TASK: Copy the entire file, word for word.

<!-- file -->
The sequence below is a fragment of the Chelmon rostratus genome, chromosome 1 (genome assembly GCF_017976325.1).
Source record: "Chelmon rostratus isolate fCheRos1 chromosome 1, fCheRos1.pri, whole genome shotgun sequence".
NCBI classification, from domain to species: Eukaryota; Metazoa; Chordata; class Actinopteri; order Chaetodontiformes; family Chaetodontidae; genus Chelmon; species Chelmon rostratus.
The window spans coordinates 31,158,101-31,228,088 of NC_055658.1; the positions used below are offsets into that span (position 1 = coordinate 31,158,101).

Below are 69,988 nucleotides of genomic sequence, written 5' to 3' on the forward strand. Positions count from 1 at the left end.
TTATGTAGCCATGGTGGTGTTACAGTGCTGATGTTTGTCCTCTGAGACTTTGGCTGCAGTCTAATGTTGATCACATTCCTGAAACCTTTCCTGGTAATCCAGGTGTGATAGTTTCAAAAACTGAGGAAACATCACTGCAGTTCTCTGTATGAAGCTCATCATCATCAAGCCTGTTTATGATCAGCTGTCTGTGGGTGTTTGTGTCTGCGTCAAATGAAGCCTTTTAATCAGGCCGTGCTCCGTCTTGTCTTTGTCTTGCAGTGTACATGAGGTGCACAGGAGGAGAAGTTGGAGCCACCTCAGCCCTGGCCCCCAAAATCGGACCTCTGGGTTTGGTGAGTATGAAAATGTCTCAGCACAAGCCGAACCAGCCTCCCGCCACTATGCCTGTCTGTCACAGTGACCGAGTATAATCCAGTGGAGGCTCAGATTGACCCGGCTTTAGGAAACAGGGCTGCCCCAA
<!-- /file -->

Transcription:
The sequence below is a fragment of the Chelmon rostratus genome, chromosome 1 (genome assembly GCF_017976325.1).
Source record: "Chelmon rostratus isolate fCheRos1 chromosome 1, fCheRos1.pri, whole genome shotgun sequence".
NCBI classification, from domain to species: Eukaryota; Metazoa; Chordata; class Actinopteri; order Chaetodontiformes; family Chaetodontidae; genus Chelmon; species Chelmon rostratus.
The window spans coordinates 31,158,101-31,228,088 of NC_055658.1; the positions used below are offsets into that span (position 1 = coordinate 31,158,101).

Below are 69,988 nucleotides of genomic sequence, written 5' to 3' on the forward strand. Positions count from 1 at the left end.
TTATGTAGCCATGGTGGTGTTACAGTGCTGATGTTTGTCCTCTGAGACTTTGGCTGCAGTCTAATGTTGATCACATTCCTGAAACCTTTCCTGGTAATCCAGGTGTGATAGTTTCAAAAACTGAGGAAACATCACTGCAGTTCTCTGTATGAAGCTCATCATCATCAAGCCTGTTTATGATCAGCTGTCTGTGGGTGTTTGTGTCTGCGTCAAATGAAGCCTTTTAATCAGGCCGTGCTCCGTCTTGTCTTTGTCTTGCAGTGTACATGAGGTGCACAGGAGGAGAAGTTGGAGCCACCTCAGCCCTGGCCCCCAAAATCGGACCTCTGGGTTTGGTGAGTATGAAAATGTCTCAGCACAAGCCGAACCAGCCTCCCGCCACTATGCCTGTCTGTCACAGTGACCGAGTATAATCCAGTGGAGGCTCAGATTGACCCGGCTTTAGGAAACAGGGCTGCCCCAA